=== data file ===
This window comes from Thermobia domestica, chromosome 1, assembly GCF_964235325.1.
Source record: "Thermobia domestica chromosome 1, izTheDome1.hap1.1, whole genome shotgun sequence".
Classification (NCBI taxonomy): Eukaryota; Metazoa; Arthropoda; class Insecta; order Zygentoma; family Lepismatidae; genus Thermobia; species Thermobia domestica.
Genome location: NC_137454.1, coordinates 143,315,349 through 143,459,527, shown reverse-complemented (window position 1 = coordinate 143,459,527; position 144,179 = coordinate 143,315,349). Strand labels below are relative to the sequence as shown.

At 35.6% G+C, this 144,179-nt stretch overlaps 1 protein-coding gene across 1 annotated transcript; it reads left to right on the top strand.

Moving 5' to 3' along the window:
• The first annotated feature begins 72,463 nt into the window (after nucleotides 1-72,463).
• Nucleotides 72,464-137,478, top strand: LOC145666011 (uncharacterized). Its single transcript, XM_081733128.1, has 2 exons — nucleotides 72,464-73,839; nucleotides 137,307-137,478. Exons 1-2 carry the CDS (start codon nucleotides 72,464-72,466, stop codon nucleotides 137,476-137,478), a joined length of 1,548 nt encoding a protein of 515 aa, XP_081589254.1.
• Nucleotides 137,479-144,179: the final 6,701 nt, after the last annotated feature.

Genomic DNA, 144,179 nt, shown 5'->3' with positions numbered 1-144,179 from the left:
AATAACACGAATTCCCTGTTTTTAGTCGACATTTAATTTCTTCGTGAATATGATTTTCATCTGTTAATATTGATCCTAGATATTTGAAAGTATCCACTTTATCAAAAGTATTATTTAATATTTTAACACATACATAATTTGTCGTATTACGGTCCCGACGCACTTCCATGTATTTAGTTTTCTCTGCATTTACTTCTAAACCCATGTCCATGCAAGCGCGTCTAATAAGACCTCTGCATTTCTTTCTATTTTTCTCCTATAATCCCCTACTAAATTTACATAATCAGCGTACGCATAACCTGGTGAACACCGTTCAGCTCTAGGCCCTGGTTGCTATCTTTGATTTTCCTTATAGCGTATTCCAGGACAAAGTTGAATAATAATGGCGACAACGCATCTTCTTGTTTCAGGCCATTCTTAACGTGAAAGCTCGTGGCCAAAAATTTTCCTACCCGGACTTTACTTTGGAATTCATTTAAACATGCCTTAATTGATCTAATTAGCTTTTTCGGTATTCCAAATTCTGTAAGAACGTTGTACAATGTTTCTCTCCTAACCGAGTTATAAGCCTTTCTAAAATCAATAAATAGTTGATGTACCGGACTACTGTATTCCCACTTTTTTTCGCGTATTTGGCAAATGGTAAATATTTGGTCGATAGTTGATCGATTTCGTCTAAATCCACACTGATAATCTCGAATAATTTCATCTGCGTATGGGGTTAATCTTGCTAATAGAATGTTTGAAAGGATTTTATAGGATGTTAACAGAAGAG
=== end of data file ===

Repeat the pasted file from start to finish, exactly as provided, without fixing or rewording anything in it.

This window comes from Thermobia domestica, chromosome 1, assembly GCF_964235325.1.
Source record: "Thermobia domestica chromosome 1, izTheDome1.hap1.1, whole genome shotgun sequence".
Classification (NCBI taxonomy): Eukaryota; Metazoa; Arthropoda; class Insecta; order Zygentoma; family Lepismatidae; genus Thermobia; species Thermobia domestica.
Genome location: NC_137454.1, coordinates 143,315,349 through 143,459,527, shown reverse-complemented (window position 1 = coordinate 143,459,527; position 144,179 = coordinate 143,315,349). Strand labels below are relative to the sequence as shown.

At 35.6% G+C, this 144,179-nt stretch overlaps 1 protein-coding gene across 1 annotated transcript; it reads left to right on the top strand.

Moving 5' to 3' along the window:
• The first annotated feature begins 72,463 nt into the window (after nucleotides 1-72,463).
• Nucleotides 72,464-137,478, top strand: LOC145666011 (uncharacterized). Its single transcript, XM_081733128.1, has 2 exons — nucleotides 72,464-73,839; nucleotides 137,307-137,478. Exons 1-2 carry the CDS (start codon nucleotides 72,464-72,466, stop codon nucleotides 137,476-137,478), a joined length of 1,548 nt encoding a protein of 515 aa, XP_081589254.1.
• Nucleotides 137,479-144,179: the final 6,701 nt, after the last annotated feature.

Genomic DNA, 144,179 nt, shown 5'->3' with positions numbered 1-144,179 from the left:
AATAACACGAATTCCCTGTTTTTAGTCGACATTTAATTTCTTCGTGAATATGATTTTCATCTGTTAATATTGATCCTAGATATTTGAAAGTATCCACTTTATCAAAAGTATTATTTAATATTTTAACACATACATAATTTGTCGTATTACGGTCCCGACGCACTTCCATGTATTTAGTTTTCTCTGCATTTACTTCTAAACCCATGTCCATGCAAGCGCGTCTAATAAGACCTCTGCATTTCTTTCTATTTTTCTCCTATAATCCCCTACTAAATTTACATAATCAGCGTACGCATAACCTGGTGAACACCGTTCAGCTCTAGGCCCTGGTTGCTATCTTTGATTTTCCTTATAGCGTATTCCAGGACAAAGTTGAATAATAATGGCGACAACGCATCTTCTTGTTTCAGGCCATTCTTAACGTGAAAGCTCGTGGCCAAAAATTTTCCTACCCGGACTTTACTTTGGAATTCATTTAAACATGCCTTAATTGATCTAATTAGCTTTTTCGGTATTCCAAATTCTGTAAGAACGTTGTACAATGTTTCTCTCCTAACCGAGTTATAAGCCTTTCTAAAATCAATAAATAGTTGATGTACCGGACTACTGTATTCCCACTTTTTTTCGCGTATTTGGCAAATGGTAAATATTTGGTCGATAGTTGATCGATTTCGTCTAAATCCACACTGATAATCTCGAATAATTTCATCTGCGTATGGGGTTAATCTTGCTAATAGAATGTTTGAAAGGATTTTATAGGATGTTAACAGAAGAG